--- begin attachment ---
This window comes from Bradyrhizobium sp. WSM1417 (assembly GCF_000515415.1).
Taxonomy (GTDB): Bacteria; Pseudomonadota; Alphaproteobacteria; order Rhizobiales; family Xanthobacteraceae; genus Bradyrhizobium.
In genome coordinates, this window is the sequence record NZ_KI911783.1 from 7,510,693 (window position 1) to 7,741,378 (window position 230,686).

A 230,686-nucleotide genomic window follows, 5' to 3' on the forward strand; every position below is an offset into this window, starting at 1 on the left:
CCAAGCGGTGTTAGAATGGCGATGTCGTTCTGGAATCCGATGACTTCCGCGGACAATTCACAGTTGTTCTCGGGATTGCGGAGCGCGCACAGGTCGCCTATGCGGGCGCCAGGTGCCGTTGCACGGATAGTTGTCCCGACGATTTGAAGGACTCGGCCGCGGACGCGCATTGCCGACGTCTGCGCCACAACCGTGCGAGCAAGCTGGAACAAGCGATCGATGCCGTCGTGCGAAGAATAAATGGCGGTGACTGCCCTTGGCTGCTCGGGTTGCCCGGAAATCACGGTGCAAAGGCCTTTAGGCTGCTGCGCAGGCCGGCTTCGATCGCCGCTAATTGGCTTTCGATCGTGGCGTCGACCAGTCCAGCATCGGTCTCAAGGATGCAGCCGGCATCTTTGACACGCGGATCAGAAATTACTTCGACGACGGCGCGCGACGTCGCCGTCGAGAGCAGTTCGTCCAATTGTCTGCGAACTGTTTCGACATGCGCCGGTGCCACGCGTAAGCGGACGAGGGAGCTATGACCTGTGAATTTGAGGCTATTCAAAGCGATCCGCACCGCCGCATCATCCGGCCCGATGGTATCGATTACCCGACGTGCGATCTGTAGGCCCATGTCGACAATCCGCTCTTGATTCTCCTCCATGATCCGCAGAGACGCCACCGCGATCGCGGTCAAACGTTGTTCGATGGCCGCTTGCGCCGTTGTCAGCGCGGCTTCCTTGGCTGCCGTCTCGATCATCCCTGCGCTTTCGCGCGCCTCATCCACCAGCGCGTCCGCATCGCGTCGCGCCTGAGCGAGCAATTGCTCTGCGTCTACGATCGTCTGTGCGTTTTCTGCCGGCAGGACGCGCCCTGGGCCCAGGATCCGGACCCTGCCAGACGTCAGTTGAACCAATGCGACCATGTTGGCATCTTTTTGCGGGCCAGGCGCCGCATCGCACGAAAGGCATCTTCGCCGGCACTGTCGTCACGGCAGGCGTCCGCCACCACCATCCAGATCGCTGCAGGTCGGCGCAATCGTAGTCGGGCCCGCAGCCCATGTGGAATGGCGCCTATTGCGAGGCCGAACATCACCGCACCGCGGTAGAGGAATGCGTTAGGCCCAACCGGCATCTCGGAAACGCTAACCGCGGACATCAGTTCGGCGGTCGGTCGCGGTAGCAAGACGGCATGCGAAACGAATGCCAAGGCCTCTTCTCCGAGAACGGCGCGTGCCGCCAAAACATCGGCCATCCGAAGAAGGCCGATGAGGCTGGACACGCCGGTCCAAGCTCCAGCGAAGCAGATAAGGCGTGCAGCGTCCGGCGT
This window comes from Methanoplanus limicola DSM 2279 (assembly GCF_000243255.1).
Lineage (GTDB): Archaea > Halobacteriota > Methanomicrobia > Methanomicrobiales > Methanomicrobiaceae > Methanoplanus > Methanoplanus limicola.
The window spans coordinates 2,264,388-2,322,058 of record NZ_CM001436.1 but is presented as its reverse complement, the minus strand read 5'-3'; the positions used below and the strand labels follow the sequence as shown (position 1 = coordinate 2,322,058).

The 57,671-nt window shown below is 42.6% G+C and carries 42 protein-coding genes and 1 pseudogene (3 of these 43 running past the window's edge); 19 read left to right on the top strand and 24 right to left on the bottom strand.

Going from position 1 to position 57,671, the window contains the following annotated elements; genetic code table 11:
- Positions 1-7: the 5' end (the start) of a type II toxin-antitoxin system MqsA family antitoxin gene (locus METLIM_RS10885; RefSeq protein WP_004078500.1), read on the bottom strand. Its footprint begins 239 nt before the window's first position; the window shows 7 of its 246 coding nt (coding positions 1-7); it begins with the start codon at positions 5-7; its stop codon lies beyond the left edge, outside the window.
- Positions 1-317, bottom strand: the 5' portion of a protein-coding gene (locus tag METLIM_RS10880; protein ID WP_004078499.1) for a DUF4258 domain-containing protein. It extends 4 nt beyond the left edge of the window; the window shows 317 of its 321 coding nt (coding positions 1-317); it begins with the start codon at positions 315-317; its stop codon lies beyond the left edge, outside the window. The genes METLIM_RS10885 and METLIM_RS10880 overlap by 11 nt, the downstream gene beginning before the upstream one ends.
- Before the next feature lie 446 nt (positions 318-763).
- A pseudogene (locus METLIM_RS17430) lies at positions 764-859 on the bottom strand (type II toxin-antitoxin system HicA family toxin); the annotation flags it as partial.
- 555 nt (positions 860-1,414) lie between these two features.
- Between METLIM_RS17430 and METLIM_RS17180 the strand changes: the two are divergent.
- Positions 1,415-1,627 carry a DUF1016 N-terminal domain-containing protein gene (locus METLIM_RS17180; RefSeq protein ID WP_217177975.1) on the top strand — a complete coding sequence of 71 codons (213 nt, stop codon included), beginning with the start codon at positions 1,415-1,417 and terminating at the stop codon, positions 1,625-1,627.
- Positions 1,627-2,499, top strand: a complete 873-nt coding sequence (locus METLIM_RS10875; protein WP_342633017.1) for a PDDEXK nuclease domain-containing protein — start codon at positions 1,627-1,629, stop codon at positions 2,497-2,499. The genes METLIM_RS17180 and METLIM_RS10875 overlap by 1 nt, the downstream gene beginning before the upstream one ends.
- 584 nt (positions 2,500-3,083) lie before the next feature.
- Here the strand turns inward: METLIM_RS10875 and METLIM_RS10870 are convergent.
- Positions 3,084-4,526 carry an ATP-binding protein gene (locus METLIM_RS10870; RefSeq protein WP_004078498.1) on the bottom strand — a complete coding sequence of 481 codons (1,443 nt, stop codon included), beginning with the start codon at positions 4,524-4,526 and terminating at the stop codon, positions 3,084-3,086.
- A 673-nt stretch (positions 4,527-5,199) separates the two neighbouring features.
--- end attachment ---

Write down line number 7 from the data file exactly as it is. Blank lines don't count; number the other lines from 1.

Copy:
Lineage (GTDB): Archaea > Halobacteriota > Methanomicrobia > Methanomicrobiales > Methanomicrobiaceae > Methanoplanus > Methanoplanus limicola.